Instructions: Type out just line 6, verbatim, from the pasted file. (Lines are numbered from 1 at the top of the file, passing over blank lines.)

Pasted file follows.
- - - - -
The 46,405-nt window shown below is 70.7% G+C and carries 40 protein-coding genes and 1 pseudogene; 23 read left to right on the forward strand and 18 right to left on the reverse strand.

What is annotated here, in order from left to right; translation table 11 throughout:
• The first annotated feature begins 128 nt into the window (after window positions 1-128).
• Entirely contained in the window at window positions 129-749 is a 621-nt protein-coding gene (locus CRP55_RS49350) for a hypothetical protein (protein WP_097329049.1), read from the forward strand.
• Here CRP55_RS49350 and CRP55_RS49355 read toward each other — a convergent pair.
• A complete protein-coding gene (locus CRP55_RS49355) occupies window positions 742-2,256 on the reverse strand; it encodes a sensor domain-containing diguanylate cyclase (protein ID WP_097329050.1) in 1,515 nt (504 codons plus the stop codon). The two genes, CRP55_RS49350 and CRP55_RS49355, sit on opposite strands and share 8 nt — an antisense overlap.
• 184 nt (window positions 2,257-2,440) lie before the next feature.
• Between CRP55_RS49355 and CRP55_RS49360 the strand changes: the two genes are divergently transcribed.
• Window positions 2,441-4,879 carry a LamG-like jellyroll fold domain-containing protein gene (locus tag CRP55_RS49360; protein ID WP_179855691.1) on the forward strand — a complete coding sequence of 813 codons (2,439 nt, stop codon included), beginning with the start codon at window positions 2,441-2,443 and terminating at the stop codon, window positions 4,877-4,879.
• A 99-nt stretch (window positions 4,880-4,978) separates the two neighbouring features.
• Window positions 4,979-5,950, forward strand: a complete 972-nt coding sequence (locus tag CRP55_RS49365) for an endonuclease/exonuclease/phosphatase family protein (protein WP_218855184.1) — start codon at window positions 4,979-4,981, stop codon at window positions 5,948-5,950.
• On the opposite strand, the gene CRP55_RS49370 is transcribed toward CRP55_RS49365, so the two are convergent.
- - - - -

• A complete protein-coding gene (locus CRP55_RS49355) occupies window positions 742-2,256 on the reverse strand; it encodes a sensor domain-containing diguanylate cyclase (protein ID WP_097329050.1) in 1,515 nt (504 codons plus the stop codon). The two genes, CRP55_RS49350 and CRP55_RS49355, sit on opposite strands and share 8 nt — an antisense overlap.